Taz Wanted is a free-roaming 3D platformer, with the usual move, jump, attack (spin), and special attack controls. What makes this game different from the traditional platform game is that instead of collecting stars or hearts or finding the exit to the level, Taz must destroy several wanted posters on each level in order to complete it. So what's so different about that? I hear you ask. Well, most of these posters are out of reach or are impeded by some obstacle, and you must find out a way of overcoming or getting around the problem. For example, at one stage, there is a group of bears guarding a beehive that has a poster on it. To destroy the beehive, you must drink a green potion, and do a 'super-burp' to destroy the beehive without having to worry about the bears. The gameplay is relatively simple, and is made even easier by the fact that it is impossible to die; whenever you get captured by a Taz-catcher you lose money instead of energy, and then get returned to the beginning of the level. When you have no money left you just get returned to the beginning of the level, with no penalties whatsoever. No game over screens in sight! (Until the end of the game of course)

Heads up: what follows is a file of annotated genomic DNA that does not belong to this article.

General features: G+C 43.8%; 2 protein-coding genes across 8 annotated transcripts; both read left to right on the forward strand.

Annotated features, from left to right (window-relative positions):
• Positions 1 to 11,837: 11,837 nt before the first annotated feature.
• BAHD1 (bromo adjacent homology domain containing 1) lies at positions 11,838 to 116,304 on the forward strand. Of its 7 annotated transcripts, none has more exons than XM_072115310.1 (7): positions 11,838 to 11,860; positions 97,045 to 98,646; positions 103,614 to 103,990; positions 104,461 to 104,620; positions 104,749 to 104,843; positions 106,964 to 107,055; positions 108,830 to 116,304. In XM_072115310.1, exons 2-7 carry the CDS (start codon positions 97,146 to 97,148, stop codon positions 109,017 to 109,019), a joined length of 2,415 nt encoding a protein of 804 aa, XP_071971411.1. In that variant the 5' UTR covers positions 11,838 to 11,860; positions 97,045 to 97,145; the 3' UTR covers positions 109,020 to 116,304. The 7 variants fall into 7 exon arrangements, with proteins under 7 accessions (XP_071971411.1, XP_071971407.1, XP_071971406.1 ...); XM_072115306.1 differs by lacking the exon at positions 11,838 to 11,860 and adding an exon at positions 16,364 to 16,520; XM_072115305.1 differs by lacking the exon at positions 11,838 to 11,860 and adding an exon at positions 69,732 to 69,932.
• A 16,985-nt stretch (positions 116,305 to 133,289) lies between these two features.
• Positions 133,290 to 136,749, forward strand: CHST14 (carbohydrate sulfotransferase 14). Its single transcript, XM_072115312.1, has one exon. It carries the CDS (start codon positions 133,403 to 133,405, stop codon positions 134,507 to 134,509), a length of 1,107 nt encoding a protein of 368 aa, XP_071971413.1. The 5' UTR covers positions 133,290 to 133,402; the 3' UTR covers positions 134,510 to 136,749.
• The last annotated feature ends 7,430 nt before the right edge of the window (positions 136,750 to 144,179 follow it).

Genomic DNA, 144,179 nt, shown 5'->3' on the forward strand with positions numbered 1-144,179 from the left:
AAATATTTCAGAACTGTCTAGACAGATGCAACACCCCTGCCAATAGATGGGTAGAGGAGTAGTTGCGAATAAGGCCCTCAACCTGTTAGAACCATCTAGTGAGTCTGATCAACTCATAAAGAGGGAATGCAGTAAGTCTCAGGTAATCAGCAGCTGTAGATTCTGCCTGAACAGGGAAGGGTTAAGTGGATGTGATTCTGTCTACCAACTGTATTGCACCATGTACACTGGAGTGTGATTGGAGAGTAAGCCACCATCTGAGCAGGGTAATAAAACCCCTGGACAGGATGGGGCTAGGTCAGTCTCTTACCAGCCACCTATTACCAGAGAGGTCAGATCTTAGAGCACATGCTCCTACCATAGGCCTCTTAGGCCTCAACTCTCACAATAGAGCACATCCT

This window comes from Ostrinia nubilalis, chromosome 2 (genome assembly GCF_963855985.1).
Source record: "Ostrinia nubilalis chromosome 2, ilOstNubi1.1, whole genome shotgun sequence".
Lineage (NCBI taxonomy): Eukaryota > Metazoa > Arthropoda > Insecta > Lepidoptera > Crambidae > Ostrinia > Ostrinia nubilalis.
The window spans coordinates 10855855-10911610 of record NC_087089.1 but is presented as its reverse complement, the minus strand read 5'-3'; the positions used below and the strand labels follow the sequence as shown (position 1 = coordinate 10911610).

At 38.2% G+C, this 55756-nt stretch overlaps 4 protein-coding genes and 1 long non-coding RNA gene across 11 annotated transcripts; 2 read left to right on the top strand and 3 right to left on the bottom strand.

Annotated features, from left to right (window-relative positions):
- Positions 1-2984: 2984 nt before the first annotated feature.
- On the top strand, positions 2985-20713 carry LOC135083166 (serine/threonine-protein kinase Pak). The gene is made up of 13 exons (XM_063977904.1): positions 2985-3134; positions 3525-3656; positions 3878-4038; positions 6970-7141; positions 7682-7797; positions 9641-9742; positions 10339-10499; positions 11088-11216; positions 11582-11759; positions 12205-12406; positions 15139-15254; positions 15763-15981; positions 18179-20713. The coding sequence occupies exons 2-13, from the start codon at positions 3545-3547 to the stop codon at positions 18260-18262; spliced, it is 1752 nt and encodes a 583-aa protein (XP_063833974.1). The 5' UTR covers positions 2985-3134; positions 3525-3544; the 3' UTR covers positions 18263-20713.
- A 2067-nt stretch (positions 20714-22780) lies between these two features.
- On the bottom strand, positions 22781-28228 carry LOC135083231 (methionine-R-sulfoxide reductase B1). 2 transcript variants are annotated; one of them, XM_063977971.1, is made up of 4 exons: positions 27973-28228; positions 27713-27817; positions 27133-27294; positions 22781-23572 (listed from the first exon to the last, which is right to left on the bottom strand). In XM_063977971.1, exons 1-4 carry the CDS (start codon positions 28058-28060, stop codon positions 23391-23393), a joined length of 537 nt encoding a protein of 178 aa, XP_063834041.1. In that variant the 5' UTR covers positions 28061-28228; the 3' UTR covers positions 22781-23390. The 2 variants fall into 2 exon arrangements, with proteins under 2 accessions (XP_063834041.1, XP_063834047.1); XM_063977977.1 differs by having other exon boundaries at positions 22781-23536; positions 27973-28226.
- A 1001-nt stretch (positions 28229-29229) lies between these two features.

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2-player split screen mode.
My prime concern with Taz Wanted is the controls in the game. For a platformer which requires accurate jumping between high platforms or dangerous edges, its controls and physics fall slightly short of what is expected. It becomes easier to compensate for and cope with after several hours of gameplay, but would be far better off having the physics tweaked that little bit more before release. There are buckets of extras to be earned, including art galleries and 2-player games, although the 2-player modes are best left alone; the slowdown in the game is increased 10-fold in 2-player mode, bringing the game down to a blubbering halt.